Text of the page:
Dawn mission scientists have been awarded time on the Hubble Space Telescope (HST). In the first accepted proposal, Jian-Yang Li, working with Co-Investigator Lucy McFadden, will observe the UV-absorption band on Ceres. In the second proposal, Mission PI, Chris Russell, will observe 2 Pallas (a once-in-20-years opportunity due to the asteroid's highly inclined orbit). Chris will be assisted by graduate student Britney Schmidt and the same observing team from past successful Ceres observations. What does this mean for Dawn? The bottom line: the first proposal gives us good science and helps Dawn scientists and engineers plan for arrival at Ceres; the second proposal gives us good comparison data since 2 Pallas is a Vesta-sized body at a Ceres distance from the sun.
Last summer's vote by members of the International Astronomical Union elevated Ceres from being merely the largest member of the asteroid belt to a prime candidate for "dwarf planet" status. And from what astronomers have learned about it recently, Ceres is making a good case for that promotion.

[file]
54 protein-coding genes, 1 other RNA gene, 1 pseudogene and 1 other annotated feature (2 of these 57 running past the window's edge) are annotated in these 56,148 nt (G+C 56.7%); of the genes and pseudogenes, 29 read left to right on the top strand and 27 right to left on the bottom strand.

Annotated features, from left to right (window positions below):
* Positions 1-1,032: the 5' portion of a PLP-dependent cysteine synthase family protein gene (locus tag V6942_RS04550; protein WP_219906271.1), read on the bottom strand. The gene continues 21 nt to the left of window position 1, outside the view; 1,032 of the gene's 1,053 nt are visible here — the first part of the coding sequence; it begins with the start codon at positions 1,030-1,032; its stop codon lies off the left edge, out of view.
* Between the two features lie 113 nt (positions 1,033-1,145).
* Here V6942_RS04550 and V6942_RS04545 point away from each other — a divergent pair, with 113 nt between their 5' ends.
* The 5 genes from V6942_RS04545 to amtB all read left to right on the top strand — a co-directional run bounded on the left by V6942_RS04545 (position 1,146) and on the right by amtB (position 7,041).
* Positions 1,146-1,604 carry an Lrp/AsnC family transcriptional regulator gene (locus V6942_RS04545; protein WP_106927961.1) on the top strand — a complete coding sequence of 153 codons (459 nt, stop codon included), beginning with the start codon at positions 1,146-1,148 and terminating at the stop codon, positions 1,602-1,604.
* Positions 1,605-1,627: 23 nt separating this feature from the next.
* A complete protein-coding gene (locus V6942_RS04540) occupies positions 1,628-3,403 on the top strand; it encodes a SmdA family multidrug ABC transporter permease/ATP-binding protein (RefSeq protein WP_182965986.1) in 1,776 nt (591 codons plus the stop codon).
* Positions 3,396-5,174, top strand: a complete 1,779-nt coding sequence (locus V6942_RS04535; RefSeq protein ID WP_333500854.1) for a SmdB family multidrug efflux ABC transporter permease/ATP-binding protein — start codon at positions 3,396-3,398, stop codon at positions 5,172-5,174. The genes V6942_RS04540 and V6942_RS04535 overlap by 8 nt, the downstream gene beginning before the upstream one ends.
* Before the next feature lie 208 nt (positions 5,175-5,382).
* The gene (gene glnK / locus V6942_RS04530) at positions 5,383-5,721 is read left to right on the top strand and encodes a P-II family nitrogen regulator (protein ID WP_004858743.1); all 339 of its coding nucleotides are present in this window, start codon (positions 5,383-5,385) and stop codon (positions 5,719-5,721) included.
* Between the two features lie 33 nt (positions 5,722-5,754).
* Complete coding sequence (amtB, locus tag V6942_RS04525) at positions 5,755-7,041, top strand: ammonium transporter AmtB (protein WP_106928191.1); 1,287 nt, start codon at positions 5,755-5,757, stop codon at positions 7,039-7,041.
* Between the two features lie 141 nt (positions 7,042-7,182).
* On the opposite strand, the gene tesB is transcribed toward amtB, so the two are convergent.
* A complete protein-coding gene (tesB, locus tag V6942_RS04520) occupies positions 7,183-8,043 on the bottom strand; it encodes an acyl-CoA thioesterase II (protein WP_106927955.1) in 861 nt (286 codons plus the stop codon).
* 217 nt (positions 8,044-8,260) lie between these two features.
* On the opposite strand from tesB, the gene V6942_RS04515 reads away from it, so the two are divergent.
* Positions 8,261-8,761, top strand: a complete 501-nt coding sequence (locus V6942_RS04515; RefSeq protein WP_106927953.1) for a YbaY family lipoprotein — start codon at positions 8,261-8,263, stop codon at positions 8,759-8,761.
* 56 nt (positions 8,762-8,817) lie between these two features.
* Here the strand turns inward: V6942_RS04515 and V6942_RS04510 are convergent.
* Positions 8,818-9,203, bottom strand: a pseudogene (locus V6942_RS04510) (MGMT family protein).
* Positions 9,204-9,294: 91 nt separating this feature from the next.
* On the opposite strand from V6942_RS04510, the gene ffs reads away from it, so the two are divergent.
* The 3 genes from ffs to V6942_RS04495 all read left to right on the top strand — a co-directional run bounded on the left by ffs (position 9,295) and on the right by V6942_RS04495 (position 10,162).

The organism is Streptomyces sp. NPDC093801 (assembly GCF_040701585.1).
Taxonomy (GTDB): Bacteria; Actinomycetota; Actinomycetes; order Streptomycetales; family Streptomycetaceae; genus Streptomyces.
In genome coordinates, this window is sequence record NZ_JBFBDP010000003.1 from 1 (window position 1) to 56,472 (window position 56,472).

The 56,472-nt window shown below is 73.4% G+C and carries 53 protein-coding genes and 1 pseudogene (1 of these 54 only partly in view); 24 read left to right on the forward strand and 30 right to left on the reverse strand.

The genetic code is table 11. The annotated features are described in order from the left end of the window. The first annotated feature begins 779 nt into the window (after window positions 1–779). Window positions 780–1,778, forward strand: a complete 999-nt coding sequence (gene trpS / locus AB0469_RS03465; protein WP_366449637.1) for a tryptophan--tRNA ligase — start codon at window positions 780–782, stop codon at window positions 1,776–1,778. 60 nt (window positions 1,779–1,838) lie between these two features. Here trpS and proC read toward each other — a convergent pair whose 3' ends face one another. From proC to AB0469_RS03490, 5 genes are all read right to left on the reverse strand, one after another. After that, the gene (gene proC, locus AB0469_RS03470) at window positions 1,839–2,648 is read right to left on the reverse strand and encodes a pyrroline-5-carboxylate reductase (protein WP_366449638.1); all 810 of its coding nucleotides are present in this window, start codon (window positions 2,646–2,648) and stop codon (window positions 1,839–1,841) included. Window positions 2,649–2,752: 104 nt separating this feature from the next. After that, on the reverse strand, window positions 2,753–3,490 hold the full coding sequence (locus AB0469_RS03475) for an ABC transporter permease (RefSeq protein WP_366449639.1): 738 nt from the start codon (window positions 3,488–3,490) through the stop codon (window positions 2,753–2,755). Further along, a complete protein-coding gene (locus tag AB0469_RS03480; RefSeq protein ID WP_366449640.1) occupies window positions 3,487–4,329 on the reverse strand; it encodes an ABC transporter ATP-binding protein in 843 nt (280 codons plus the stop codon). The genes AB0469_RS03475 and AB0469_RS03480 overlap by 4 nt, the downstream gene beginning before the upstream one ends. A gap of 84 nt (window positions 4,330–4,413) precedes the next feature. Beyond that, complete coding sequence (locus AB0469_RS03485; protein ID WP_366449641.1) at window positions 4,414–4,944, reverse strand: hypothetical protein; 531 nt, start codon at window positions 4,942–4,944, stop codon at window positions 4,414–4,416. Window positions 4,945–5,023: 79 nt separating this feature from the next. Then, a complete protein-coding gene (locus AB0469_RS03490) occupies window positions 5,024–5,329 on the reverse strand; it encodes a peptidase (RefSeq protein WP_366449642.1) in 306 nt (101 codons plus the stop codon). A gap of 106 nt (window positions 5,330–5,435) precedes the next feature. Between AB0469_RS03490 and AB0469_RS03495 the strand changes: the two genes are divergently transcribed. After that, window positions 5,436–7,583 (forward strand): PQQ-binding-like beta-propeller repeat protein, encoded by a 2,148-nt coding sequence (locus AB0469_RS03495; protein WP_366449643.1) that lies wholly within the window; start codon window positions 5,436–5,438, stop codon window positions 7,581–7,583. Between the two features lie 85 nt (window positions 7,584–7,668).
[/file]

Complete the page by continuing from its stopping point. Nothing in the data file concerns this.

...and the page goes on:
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The International Astronomical Union (IAU) determined that Ceres is a dwarf planet.
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The evidence is global. Evidence for the global planetary process, called differentiation, is revealed in a letter by Peter Thomas (Cornell University) to the journal Nature. Collaborators on the paper were Joel Parker, Elliot Young (Southwest Research Institute), Dawn Principal Investigator, Chris Russell with Lucy McFadden (University of Maryland) and Mark Sykes (Planetary Science Institute). The publication is titled, "Differentiation of the asteroid Ceres as revealed by its shape."
The observations by NASA’s Hubble Space Telescope show that Ceres shares characteristics of the rocky, terrestrial planets like Earth. According to Dr. Lucy McFadden, “Ceres is an embryonic planet. Gravitational perturbations from Jupiter billions of years ago prevented Ceres from accreting more material to become a full-fledged planet.”
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